Today, with hi-resolution CDs delivering up to 120dBs of gain (as compared to LPs with up to 60dBs, and don't forget the dB is itself a logarithmic measure) the emphasis is on being able to go accurately from very, very soft to VERY LOUD. Kara Chaffee, chief design-engineer at de Havilland Audio, believes "the ear takes its loudness cues by the dynamic contrasts available... The dynamic scale has to be intact." I think, in terms of this conversation, she is highlighting that reproduced sound will be a convincing facsimile of live sound to the extent that it accurately mimics performance with regard to increases and decreases in loudness (taking freedom from peaks and dips in frequency response as given). To deliver this, a stable, brawny power supply is indispensable. Kara has created one de Havilland design with which I'm familiar (the Ios I reviewed last summer), that uses five separate custom-designed transformers. At the high end, bigger and better power supplies have become, like "jacks or better" in poker, a minimum requirement.

The SMPS

Before long, as the power supply weight went up, the mid-fi Pacific-rim manufacturers started using "switching supplies" to cut the weight of individual pieces of gear. To quote Wikipedia:

A switched-mode power supply ...or SMPS, is an electronic power supply unit that incorporates a switching regulator—an internal control circuit that switches power transistors (such as MOSFETs) rapidly on and off in order to stabilize the output of voltage or current. Switching regulators are used as replacements for the linear regulators when higher efficiency, smaller size, or lighter weight are required.

I first noticed them on entry-level receivers. I'm not sure exactly which manufacturer was first, or the release date of the first switching supply, but six pound stereo receivers (tuner/pre-amp/amp) seem to have been around for about 25 years, now. Imagine you head a firm that manufactures many, many pieces of gear annually, and you can suddenly reduce your shipping costs by more than half. You can see how today, with increased costs of copper windings, any well-trained M.B.A. worth his profit center would want to cut that shipping cost.

In the beginning these new switching supplies were known for being complex (relative to the simpler old transformer/rectifier/capacitor type), expensive (lots more parts), and noisy (suffering from hashy, not silent, backgrounds due to high frequency noise and "birdies"). As time rolled along, newly developed parts and suppression schemes became available, the SMPS needs were more easily met, and the price came down. With better filtering, and lower costs, the SMPS can now compete with the standard pre-amp power supplies on even terms. Now they have to become "all 'round" competitive, beyond the pre-amps' (or phones amps') low current needs for which they are particularly well-suited. The Lynn 500's show it can be done for power amps, as well.

For example, my HeadRoom Desktop Millett Hybrid amp came with a wall-wart type power supply that takes AC house current and transforms it to 15v. DC (+ & -) with a capability of delivering 240 milli-amps (.24 of one ampere). By contrast the new brick-shaped SMPS "Brick," which is standard with the Balanced Desktop and which is perhaps a notch more quiet (by listening test, or ear-balling), can deliver 1.35 amperes. That's an improvement of over five times as much available current, and that begins to look like, if not a sea of energy, at least a great lake to call upon as needed. Audibly, I can say with assurance, the higher-rated brick-shaped SMPS delivers bass drums shots more loudly, exhibits considerably less strain with the extreme highs and lows, and sounds cleaner over-all than the earlier "wall-wart" through my Millett Hybrid, through the Balanced Desktop, and through all the headphones sets I've auditioned with it (alphabetically: the AKG 701, the Grado RS-1, the Grado GS-1000, and the Sennheiser 600).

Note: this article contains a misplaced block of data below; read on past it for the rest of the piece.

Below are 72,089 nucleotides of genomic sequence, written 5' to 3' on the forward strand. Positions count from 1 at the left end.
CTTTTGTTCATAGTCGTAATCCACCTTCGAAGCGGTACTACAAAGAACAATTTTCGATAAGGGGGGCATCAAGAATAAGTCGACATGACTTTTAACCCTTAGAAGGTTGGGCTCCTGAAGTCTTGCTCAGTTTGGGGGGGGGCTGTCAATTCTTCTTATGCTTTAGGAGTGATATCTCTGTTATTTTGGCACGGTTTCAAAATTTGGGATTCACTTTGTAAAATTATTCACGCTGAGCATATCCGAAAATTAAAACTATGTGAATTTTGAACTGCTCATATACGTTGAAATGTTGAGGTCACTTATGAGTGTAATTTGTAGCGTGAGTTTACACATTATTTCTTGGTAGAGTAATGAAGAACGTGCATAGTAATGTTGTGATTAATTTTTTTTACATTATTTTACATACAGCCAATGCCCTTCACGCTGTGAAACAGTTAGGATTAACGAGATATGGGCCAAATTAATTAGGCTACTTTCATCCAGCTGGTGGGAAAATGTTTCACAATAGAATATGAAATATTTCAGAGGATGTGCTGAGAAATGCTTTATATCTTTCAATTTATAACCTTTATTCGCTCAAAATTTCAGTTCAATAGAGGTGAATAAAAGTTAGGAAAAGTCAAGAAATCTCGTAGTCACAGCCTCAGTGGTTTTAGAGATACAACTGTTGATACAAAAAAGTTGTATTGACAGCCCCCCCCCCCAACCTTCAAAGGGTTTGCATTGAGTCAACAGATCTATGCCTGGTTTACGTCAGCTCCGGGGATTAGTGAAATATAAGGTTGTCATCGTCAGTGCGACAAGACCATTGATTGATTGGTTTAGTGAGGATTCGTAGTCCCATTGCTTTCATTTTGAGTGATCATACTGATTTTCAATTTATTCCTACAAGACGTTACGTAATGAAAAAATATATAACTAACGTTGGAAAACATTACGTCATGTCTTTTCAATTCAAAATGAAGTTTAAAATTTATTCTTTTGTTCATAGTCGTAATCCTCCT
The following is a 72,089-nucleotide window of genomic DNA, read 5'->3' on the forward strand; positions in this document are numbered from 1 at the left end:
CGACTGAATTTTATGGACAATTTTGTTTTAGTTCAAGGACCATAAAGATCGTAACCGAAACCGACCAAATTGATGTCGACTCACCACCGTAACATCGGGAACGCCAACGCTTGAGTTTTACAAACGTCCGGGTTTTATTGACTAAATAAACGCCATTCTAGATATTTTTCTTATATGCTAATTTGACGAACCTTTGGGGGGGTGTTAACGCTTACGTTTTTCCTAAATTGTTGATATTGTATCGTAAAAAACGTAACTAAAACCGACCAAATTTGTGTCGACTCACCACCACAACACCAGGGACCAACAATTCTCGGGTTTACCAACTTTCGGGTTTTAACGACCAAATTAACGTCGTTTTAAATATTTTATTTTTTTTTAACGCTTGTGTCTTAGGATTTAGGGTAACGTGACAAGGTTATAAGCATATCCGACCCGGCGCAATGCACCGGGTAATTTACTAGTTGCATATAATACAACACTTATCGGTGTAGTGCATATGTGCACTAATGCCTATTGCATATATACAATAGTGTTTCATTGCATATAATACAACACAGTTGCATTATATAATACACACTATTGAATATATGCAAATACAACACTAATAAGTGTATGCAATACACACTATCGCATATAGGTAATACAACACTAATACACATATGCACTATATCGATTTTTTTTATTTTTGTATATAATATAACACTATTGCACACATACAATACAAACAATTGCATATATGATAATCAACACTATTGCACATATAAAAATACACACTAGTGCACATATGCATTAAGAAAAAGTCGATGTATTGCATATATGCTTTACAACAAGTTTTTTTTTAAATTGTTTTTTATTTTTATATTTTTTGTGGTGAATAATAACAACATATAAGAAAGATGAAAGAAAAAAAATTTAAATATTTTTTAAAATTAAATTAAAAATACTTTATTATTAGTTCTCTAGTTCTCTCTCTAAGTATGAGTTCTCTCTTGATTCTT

Things got foggier when I compared the "Brick" to the older, more fully regulated Desktop Power Supply (DPS). The 600 milli-amp rated DPS was designed to power up to six Desktop components (say, a stand alone DAC, a CD player, a Desktop amp, etc.), but is here used only to power the Millett or the Balanced Desktop amps. The DPS supply is a conventional transformer type design, very well executed, very quiet, with a large reservoir of supply capacitance. (It takes about a minute for the green on/off light to go down.) It is a tad less punchy than the 1350 milli-amp rated "Brick", but the DPS is a bit quieter and a bit better controlled, and with the Millett's tubed output stage reproducing female vocalists, the midrange became angelical, drop-dead gorgeous.

I recognize how the two power supplies could be taken as a matter of taste, or preference. I'd guess those who like a more refined presentation would like the traditional $400 DPS supply, and those who prefer a more dynamic presentation would like the $100 "Brick." And with the front-end all tricked out with digital feed, using the internal DAC, the balanced-drive feature, and the balanced line headphone cables, it becomes increasingly harder to make a case for either one over the other. The power supplies began to sound so similar, the differences so small, it was hard to choose. Aye laddies, "The divil is in the d'tails."